Supreme Court Puts To Rest The Meaning Of "Changing Clothes"
In Sandifer v. U.S. Steel Corp., the Supreme Court held that time spent donning and doffing workplace gear by a class of U.S. Steel unionized employees was not compensable under the terms of the parties’ collective bargaining agreement.
Sandifer and others filed a collective action under the Fair Labor Standards Act (“FLSA”), seeking backpay for time spent donning and doffing required protective gear. U.S. Steel argued that this activity, which would otherwise be compensable under the FLSA, was non-compensable pursuant to a collective bargaining provision that time spent changing in and out of “clothes” was non-compensable.
The Court held that “clothes” denotes “items that are both designed and used to cover the body and are commonly regarded as articles of dress.” Further, time spent “changing clothes” includes time spent altering dress. The Court ruled that gear, including a flame-retardant jacket, pants, and gloves constituted clothes as they are designed and used to cover the body, while glasses, earplugs, and respirators failed to qualify. When changing clothes and non-clothes are involved, the Court directed that the inquiry should be whether, “on the whole,” the activity is fairly characterized as time spent “changing clothes.” If so, then the entire period is governed by the collective bargaining arrangement.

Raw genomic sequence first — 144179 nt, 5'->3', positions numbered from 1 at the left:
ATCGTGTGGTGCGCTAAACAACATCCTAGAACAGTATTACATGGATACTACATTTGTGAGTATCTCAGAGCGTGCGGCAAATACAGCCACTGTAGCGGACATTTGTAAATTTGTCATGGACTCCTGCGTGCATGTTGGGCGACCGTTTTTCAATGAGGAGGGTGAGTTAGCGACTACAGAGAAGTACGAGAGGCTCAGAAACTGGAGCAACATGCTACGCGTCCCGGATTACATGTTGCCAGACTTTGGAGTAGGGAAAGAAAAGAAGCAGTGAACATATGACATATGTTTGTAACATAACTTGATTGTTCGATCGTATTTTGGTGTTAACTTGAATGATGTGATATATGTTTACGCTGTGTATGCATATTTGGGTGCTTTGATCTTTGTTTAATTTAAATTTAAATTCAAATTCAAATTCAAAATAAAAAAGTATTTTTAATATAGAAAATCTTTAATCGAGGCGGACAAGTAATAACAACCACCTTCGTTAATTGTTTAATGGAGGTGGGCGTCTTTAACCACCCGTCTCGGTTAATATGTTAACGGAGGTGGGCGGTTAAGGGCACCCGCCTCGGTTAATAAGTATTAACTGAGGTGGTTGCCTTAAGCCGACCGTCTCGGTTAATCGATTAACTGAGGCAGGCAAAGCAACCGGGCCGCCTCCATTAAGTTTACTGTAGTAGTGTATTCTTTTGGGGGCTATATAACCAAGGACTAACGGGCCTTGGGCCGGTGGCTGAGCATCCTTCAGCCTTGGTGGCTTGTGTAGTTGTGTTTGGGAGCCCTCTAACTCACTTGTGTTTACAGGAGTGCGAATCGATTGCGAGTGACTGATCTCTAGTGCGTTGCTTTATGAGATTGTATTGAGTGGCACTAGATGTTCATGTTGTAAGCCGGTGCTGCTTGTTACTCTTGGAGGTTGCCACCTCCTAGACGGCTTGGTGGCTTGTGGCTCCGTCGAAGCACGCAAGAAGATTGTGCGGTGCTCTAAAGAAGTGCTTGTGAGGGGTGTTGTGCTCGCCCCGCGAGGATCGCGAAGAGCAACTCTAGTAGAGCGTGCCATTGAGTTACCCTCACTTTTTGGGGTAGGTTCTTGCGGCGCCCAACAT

Sandifer is a substantial victory for unionized employers who have either expressly negotiated for or established a practice of not compensating for donning and doffing time. For those employers not impacted by the decision, the traditional FLSA rule applies – donning and doffing is compensable if it is “integral and indispensable” to a principal work activity.comments powered by Disqus